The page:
A Day at the Beach

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The first time I fainted I was a teenager. Sunstroke was the culprit, but my lack of good sense was the reason. I sat far too long on a sun-drenched beach, frying in the heat.

I had travelled by train that day with my younger brother and his mates, who took off the minute we arrived. That was fine by me as we had agreed to meet at three o’clock, close to where I was spending the day, for the journey back home.

I was so grown up, all by myself on an uncrowded beach, preening and posing in my new bikini on my new beach towel with waves crashing in the background and seagulls screeching overhead. It wasn’t about swimming for me that day, it was about sunbathing. I had no hat, no umbrella, and no water, but what did that matter. I was in a world of make believe.

Two hours later, the midday sun was blazing and I was thirsty. A  milkshake! Yes, that’s exactly what I wanted – a cold, cold milkshake. The shop, however, was at the other end of the beach. I squinted down the endless stretch of sand. Could I make it?

I started full of gumption, but with each step, my flimsy sandals sank deeper into the hot white sand. It was harder than I thought, but determined, I valiantly plodded on, and on, and on.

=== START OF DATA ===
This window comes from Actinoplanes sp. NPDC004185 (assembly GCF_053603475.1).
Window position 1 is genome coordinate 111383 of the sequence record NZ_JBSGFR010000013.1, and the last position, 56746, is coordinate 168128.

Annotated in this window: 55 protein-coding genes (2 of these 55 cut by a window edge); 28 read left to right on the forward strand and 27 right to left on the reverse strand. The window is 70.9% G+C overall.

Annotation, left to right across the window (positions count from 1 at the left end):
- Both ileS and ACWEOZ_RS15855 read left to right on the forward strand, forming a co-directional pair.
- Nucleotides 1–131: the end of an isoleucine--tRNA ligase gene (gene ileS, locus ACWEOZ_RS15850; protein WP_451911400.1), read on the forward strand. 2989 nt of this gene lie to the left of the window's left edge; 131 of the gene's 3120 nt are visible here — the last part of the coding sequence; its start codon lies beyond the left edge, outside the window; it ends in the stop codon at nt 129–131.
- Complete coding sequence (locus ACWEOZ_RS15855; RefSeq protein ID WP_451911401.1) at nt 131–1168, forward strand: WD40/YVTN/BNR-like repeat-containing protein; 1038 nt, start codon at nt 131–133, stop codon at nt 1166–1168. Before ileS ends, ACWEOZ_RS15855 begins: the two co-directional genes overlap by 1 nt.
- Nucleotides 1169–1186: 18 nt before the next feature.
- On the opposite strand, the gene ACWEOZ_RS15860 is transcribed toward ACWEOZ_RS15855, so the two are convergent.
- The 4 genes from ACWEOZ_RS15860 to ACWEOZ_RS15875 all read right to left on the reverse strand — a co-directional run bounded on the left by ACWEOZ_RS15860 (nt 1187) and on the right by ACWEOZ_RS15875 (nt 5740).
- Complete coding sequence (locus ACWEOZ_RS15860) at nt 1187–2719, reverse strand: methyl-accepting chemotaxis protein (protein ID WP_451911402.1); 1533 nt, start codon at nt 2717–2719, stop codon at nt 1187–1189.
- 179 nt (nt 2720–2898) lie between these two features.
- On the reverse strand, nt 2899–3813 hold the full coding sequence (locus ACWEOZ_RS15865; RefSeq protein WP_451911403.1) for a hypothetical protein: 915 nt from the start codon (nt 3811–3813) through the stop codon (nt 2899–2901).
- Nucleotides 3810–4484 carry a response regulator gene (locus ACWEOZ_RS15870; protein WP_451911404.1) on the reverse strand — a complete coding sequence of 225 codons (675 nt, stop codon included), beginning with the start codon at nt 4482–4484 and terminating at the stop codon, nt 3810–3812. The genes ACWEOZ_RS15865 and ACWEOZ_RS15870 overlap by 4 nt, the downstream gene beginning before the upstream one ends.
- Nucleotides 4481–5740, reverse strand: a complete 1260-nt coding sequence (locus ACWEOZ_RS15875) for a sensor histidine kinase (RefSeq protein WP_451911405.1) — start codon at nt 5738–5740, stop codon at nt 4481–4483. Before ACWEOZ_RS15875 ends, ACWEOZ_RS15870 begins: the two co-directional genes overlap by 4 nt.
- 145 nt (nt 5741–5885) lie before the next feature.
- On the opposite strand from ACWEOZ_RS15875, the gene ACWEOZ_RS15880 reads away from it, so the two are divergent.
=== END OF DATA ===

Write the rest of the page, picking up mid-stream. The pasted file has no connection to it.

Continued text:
At last… shade. The little shop was crowded, and I had to wait. When it was my turn, overcome by thirst I blurted out, TWO milkshakes please. As the seconds ticked by my throat began to constrict. It was so dry I couldn’t swallow. Then there they were – two glistening, ice-cold, silver tumblers, looming large as they moved across the counter towards me. Oh, how I was looking forward to those milkshakes. My hand was so close. But as I leaned forward, ready to reach out, my ears began to buzz. My head filled the room, my legs wobbled, and before I could speak, blackness enveloped me and I hit the floor.

Then a blurred memory of sitting on a chair with my head between my knees and being helped through a door behind the counter, into another room. It was the owner’s lounge room. They lay me down on their couch, and before they were gone, I was asleep. Two hours later, with a thumping head, I stumbled out. With words of concern echoing in my ears, panic set in. Where was my brother? How would he know where I was? What if he’d left without me? I had to get back to my little pile of belongings on the beach.